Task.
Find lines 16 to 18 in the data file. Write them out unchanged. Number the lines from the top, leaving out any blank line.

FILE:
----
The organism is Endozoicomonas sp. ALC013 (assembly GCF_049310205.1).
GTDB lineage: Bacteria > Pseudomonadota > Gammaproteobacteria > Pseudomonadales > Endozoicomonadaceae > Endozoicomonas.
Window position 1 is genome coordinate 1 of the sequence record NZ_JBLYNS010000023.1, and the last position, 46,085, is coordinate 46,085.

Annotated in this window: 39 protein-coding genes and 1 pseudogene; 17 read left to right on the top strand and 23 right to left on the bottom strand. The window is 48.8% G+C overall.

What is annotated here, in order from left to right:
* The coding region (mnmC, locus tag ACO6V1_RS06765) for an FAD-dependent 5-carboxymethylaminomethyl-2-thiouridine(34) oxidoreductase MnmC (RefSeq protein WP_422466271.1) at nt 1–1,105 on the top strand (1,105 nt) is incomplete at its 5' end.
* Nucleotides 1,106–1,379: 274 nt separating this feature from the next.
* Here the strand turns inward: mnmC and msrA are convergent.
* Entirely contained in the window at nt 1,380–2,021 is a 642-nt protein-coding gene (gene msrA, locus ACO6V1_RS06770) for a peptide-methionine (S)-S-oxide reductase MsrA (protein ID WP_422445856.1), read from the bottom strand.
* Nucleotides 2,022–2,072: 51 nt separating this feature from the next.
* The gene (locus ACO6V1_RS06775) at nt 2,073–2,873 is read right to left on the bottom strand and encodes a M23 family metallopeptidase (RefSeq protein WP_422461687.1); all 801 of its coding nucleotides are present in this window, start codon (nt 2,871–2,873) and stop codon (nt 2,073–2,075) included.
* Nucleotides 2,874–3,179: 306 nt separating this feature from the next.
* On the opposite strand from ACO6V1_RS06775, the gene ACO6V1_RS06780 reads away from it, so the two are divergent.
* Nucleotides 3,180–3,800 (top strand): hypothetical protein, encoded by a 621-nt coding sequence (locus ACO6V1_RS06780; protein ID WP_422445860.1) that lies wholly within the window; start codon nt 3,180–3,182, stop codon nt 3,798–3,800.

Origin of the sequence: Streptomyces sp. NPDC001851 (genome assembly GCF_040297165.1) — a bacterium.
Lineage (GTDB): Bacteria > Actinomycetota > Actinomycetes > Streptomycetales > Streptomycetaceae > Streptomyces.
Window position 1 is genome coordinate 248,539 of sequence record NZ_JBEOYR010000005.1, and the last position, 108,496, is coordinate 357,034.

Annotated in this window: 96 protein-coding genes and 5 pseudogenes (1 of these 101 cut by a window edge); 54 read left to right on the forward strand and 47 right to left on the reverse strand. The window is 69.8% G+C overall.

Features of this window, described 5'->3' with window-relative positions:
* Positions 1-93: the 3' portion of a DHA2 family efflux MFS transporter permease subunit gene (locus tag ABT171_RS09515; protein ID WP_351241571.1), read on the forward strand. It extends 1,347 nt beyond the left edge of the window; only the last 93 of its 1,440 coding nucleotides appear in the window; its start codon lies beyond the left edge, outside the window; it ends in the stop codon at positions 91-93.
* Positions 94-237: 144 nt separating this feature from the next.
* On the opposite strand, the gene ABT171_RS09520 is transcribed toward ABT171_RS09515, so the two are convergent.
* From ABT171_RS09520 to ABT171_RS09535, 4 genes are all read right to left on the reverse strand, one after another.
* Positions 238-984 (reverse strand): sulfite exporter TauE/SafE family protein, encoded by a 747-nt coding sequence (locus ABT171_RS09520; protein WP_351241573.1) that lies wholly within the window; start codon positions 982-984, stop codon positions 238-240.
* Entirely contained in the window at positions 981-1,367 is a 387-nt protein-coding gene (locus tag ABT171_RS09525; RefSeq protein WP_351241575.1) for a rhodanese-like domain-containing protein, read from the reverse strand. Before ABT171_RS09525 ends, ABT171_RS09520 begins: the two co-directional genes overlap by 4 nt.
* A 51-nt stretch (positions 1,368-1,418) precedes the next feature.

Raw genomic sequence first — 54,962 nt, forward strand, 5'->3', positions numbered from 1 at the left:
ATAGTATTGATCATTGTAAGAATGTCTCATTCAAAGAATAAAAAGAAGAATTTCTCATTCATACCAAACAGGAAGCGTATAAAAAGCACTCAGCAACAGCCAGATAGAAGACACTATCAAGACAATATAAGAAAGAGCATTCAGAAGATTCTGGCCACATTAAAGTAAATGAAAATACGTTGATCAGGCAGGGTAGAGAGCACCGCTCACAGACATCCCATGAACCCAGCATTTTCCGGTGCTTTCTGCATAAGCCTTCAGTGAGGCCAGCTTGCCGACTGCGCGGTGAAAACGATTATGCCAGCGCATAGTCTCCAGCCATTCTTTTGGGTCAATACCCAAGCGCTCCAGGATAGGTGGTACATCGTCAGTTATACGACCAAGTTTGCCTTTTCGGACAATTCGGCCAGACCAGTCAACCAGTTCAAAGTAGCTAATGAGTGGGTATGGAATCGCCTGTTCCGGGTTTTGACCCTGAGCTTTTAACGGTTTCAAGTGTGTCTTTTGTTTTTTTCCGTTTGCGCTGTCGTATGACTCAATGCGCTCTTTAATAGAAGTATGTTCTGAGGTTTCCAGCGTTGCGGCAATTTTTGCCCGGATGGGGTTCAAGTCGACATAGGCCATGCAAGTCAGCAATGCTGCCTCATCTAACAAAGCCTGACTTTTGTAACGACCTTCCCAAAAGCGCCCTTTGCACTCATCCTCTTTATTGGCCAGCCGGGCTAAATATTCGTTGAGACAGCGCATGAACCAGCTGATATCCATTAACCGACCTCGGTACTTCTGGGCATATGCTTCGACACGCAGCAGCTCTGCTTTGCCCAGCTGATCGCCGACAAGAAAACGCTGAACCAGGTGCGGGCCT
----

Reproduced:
Lineage (GTDB): Bacteria > Actinomycetota > Actinomycetes > Streptomycetales > Streptomycetaceae > Streptomyces.
Window position 1 is genome coordinate 248,539 of sequence record NZ_JBEOYR010000005.1, and the last position, 108,496, is coordinate 357,034.

Annotated in this window: 96 protein-coding genes and 5 pseudogenes (1 of these 101 cut by a window edge); 54 read left to right on the forward strand and 47 right to left on the reverse strand. The window is 69.8% G+C overall.